What benefit will you actually see from merchants? Certainly nothing that you can discern, as it generally doesn't matter whether you use debit cards, credit cards, or cash when you pay for something. Perhaps you'll pay a few cents less per purchase, but if you don't have any way to evaluate those savings relative to the counterfactual, you'll just be peeved that your bank is (apparently) screwing you. Perhaps that's ok, but I'm not sure that it's a good thing if people stop using their debit cards (particularly, perhaps, in favor of credit cards).

Ultimately, this is a mess and, as you note in your post, the issue is pretty complicated. Not sure that knee-jerk regulations in response to a hail mary pass - which happened to land!!! - is a good way to make public policy.

FYI:

Banking Groups Stir Consumer Fears on Debit Card Regulations via Twitter -- It’s April 21, and another Dodd-Frank deadline has come and gone. Today was the day the Fed’s regulations on debit card transaction fees, also known as interchange fees, were supposed to be finalized. Hasn’t happened. Controversy over the regulations caused the Fed to postpone finalizing the rules [1]. But that win alone wasn’t enough for the banks, which have rallied behind legislation to delay the rules by at least another year. Today, they took to Twitter to continue the push [2], launching a “Save My Debit Card” campaign and asking people to “tell us why you love your debit card today – and why you don’t want that to change [3]!” The strange thing about this campaign is that debit cards aren’t in danger—not from the proposed regulations, at least. Some consumers participating in the #savemydebitcard campaign [4] don’t seem to know that.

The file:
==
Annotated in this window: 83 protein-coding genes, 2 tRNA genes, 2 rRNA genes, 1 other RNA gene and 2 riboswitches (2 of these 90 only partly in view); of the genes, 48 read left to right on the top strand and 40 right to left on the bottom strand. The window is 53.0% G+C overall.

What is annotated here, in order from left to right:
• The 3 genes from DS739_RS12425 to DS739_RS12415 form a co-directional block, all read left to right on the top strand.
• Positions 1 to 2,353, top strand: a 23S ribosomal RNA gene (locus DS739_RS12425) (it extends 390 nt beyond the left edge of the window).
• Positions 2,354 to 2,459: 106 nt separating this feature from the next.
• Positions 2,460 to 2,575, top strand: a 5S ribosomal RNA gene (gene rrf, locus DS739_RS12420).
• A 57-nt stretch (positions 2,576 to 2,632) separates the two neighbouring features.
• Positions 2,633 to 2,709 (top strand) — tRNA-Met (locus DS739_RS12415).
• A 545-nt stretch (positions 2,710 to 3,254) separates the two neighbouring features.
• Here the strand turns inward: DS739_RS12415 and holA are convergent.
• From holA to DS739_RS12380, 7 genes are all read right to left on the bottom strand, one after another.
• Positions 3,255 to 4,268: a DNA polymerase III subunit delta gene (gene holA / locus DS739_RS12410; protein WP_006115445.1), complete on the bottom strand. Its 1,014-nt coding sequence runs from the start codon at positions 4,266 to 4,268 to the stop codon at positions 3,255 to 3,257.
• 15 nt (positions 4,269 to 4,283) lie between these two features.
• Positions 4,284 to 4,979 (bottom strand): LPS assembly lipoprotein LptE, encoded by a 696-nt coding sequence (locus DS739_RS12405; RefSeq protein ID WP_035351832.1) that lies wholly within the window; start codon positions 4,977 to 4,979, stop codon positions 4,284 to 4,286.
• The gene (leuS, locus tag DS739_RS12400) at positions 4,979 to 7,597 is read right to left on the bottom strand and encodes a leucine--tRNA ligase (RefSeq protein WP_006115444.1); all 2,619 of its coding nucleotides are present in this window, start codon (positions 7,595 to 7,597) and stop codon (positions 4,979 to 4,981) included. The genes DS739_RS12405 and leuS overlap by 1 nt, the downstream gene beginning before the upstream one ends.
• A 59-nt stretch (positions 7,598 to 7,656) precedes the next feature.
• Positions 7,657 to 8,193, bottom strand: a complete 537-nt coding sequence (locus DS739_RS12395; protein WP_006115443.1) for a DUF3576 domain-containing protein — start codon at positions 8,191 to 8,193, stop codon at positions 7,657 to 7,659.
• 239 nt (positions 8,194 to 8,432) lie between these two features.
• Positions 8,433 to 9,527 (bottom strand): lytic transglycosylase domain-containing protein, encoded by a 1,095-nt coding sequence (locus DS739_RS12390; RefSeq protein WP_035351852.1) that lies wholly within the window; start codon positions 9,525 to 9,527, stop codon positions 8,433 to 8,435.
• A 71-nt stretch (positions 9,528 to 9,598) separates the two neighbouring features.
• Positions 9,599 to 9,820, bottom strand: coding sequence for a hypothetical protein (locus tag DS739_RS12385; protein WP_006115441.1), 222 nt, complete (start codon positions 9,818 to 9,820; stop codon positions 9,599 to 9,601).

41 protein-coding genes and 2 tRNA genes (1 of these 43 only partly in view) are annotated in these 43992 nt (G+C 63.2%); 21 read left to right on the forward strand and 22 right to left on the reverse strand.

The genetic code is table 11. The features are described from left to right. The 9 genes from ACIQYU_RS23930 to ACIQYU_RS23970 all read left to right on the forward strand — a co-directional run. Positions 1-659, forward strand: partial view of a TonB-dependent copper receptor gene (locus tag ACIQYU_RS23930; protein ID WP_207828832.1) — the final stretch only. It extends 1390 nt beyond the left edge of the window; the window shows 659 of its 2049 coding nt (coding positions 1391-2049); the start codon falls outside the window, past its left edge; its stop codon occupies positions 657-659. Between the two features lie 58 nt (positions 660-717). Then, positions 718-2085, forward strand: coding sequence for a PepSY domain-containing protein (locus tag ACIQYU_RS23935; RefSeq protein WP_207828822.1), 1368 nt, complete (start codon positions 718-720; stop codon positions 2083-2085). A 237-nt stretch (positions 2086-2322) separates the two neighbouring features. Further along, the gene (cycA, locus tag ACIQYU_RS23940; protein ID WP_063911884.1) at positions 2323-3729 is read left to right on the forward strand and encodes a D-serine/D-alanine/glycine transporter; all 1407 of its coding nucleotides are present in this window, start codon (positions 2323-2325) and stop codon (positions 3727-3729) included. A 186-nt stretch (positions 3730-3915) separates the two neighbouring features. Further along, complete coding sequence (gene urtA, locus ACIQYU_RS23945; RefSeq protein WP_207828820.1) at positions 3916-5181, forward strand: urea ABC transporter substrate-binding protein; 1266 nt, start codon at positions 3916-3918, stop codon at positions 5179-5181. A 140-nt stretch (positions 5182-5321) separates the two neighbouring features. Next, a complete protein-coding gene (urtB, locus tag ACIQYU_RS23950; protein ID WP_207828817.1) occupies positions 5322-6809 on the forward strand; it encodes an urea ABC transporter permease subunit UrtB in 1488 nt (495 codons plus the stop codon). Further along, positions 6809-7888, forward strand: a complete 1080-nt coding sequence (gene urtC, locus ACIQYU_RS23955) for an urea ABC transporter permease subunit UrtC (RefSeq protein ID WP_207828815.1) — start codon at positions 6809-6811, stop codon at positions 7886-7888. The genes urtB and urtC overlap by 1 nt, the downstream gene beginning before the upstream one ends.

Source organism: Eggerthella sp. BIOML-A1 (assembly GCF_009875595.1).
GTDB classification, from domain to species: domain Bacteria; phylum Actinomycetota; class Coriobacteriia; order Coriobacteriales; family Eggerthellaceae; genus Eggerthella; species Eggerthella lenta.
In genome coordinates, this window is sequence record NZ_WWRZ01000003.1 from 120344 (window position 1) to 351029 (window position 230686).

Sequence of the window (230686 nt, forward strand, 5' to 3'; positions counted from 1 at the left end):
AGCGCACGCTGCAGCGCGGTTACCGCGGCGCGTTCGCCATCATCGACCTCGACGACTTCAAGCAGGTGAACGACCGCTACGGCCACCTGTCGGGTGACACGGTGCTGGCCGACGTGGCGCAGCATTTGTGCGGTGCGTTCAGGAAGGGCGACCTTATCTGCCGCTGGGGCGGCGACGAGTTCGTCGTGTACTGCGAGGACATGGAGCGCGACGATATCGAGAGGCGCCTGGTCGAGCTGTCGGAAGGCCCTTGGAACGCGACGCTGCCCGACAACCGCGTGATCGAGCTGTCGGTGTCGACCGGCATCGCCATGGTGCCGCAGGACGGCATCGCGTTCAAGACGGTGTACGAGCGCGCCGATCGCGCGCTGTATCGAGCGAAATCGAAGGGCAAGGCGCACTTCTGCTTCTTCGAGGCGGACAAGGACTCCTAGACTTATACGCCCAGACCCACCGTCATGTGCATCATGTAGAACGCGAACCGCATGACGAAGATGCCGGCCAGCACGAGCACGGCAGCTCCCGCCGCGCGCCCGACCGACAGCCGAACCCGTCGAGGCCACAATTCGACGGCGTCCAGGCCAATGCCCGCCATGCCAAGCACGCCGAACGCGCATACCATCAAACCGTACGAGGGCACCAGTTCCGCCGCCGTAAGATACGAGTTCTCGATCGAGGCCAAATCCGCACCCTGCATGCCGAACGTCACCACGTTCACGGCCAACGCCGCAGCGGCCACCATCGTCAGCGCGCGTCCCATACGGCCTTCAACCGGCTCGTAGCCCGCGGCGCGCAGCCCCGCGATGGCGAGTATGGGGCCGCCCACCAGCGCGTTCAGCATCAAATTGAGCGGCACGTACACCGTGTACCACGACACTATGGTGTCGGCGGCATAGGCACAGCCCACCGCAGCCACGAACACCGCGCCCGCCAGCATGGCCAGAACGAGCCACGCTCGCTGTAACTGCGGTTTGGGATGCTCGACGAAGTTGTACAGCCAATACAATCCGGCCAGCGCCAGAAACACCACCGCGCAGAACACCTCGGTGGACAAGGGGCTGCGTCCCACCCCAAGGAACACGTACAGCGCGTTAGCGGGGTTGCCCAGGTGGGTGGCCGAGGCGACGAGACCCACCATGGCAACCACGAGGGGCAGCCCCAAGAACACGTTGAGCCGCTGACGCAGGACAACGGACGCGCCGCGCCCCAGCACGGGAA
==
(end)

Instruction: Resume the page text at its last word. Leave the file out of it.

http://www.propublica.org/blog/item/banking-groups-stir-consumer-fears-on-debit-card-regulations-via-twitter

The comments to this entry are closed.

Contributors

Current Guests

Follow Us On Twitter

Like Us on Facebook

  • Like Us on Facebook

    By "Liking" us on Facebook, you will receive excerpts of our posts in your Facebook news feed. (If you change your mind, you can undo it later.) Note that this is different than "Liking" our Facebook page, although a "Like" in either place will get you Credit Slips post on your Facebook news feed.

News Feed

Categories

Bankr-L

  • As a public service, the University of Illinois College of Law operates Bankr-L, an e-mail list on which bankruptcy professionals can exchange information. Bankr-L is administered by one of the Credit Slips bloggers, Professor Robert M. Lawless of the University of Illinois. Although Bankr-L is a free service, membership is limited only to persons with a professional connection to the bankruptcy field (e.g., lawyer, accountant, academic, judge). To request a subscription on Bankr-L, click here to visit the page for the list and then click on the link for "Subscribe." After completing the information there, please also send an e-mail to Professor Lawless (rlawless@illinois.edu) with a short description of your professional connection to bankruptcy. A link to a URL with a professional bio or other identifying information would be great.

OTHER STUFF